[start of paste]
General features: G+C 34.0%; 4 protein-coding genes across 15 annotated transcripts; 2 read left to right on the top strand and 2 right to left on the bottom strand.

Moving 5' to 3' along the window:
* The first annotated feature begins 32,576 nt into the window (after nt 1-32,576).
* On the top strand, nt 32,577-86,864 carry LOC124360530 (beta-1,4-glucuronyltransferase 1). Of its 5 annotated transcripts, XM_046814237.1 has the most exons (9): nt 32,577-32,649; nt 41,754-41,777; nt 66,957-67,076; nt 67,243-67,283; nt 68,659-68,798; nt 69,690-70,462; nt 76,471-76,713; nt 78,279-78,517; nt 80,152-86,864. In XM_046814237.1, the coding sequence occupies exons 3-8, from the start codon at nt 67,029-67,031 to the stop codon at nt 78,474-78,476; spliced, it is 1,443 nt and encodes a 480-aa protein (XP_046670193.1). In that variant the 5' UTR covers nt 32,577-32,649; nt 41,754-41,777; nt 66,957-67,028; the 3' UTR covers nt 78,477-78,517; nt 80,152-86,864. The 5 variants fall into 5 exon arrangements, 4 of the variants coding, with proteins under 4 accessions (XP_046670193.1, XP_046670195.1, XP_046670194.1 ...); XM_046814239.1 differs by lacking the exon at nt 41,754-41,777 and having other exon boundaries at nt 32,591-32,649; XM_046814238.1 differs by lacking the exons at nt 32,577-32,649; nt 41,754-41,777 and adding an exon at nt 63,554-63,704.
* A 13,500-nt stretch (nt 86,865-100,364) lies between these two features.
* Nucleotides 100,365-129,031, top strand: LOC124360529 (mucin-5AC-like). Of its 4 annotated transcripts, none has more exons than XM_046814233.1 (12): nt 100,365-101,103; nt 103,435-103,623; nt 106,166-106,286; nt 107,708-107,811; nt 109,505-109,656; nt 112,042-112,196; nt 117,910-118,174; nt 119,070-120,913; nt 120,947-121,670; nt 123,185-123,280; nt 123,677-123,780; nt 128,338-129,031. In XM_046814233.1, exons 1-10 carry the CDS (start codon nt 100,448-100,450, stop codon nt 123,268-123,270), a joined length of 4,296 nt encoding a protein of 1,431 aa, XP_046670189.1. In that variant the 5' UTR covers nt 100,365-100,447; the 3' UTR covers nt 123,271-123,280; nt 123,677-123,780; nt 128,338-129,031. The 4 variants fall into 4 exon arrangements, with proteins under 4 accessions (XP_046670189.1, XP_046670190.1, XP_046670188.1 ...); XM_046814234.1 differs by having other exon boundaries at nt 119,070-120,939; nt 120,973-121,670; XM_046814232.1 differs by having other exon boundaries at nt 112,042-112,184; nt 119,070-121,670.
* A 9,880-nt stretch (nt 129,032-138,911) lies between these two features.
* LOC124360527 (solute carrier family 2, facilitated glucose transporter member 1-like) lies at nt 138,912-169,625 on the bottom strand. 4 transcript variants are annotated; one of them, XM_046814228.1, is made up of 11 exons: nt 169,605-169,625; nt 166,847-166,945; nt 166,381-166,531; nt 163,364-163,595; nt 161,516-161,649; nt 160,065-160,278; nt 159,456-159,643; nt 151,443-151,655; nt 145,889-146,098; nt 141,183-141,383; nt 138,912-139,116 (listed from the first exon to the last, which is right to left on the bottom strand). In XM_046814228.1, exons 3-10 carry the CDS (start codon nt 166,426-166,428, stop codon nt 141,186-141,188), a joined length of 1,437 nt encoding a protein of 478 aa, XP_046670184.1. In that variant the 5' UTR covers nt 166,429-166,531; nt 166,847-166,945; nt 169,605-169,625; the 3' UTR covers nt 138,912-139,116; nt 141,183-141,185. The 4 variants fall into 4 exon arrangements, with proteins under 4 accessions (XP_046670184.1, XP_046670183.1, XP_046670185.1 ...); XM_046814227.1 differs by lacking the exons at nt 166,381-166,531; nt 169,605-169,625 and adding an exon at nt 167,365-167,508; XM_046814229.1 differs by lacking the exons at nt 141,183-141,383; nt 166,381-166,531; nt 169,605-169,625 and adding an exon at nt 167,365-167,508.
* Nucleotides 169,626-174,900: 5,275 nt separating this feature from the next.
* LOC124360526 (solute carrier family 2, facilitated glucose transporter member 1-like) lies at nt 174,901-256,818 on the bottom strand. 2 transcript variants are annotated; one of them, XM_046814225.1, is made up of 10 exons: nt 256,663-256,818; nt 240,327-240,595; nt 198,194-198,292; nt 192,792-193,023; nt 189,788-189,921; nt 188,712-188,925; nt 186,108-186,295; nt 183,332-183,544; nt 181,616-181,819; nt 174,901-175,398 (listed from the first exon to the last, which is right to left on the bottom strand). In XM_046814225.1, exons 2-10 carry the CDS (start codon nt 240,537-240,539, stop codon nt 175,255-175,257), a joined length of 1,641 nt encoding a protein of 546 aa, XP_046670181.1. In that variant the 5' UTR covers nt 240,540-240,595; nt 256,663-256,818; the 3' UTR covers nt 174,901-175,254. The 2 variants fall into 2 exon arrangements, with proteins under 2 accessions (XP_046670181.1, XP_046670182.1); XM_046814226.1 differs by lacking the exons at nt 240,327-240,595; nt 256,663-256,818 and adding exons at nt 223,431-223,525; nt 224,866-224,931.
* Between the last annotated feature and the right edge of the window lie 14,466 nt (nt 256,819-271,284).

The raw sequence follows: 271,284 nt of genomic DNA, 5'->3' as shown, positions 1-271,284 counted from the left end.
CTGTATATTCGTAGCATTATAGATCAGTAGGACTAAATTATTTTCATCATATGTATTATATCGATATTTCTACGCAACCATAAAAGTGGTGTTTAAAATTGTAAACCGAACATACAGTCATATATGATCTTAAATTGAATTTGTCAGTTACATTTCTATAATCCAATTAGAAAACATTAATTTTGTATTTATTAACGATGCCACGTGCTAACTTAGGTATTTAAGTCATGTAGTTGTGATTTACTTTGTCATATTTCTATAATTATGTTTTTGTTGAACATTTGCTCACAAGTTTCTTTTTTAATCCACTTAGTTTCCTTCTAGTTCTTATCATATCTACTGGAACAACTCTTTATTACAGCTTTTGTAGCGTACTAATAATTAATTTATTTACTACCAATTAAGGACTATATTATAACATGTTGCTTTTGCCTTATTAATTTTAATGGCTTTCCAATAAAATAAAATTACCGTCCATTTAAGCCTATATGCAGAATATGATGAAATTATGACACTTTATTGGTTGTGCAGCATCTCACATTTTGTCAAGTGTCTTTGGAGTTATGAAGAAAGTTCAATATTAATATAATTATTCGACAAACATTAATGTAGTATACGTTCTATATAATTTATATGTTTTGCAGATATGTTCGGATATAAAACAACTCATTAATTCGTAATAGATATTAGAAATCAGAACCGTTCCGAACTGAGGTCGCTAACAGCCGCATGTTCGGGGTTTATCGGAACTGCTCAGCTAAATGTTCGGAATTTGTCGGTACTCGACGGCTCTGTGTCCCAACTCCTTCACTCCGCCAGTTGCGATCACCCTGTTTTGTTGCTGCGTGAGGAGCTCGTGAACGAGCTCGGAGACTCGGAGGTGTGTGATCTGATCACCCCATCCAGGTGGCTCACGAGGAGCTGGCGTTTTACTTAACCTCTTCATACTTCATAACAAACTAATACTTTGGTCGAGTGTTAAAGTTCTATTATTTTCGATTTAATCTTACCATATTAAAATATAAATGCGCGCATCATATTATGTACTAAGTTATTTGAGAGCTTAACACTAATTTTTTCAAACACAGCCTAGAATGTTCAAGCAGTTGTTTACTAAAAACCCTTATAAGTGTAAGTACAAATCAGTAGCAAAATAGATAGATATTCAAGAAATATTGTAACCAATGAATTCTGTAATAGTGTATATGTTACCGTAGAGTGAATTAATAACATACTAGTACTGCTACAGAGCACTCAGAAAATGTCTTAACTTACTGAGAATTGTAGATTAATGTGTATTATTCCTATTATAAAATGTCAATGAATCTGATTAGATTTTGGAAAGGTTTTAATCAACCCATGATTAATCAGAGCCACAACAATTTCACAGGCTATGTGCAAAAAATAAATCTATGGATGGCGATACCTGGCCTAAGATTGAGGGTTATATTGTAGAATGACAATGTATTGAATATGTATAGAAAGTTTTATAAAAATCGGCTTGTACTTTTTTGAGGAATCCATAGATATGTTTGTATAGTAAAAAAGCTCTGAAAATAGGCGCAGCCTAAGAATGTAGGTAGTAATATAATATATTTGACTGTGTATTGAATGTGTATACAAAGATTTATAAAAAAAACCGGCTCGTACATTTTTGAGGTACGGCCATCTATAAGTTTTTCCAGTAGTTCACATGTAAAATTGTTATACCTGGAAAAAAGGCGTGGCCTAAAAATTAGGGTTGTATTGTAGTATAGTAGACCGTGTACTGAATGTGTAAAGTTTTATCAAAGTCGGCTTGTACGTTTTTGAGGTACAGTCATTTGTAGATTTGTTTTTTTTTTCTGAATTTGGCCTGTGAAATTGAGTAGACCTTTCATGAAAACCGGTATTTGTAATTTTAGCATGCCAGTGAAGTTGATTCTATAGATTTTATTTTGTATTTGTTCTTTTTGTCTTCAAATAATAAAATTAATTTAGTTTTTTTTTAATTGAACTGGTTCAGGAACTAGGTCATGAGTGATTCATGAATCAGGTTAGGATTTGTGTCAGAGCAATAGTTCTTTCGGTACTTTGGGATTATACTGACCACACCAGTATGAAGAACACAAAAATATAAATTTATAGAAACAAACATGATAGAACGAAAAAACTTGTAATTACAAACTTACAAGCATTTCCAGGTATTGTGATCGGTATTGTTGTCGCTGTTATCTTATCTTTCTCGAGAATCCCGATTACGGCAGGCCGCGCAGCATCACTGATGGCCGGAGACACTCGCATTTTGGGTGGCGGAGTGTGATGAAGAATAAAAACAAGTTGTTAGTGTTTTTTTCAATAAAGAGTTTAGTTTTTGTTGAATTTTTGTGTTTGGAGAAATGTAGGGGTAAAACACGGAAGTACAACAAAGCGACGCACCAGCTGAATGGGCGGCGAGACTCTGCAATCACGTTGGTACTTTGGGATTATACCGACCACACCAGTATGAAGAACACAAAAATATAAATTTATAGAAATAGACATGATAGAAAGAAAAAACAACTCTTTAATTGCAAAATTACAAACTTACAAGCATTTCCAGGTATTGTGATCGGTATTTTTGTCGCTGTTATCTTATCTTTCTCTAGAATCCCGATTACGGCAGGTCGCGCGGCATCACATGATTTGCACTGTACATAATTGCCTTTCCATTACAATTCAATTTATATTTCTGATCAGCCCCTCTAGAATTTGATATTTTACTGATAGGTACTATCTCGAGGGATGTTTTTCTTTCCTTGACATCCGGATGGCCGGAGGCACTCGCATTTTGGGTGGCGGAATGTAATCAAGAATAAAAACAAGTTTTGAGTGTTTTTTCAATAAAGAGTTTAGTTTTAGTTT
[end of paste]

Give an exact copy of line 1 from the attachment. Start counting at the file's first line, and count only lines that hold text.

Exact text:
General features: G+C 34.0%; 4 protein-coding genes across 15 annotated transcripts; 2 read left to right on the top strand and 2 right to left on the bottom strand.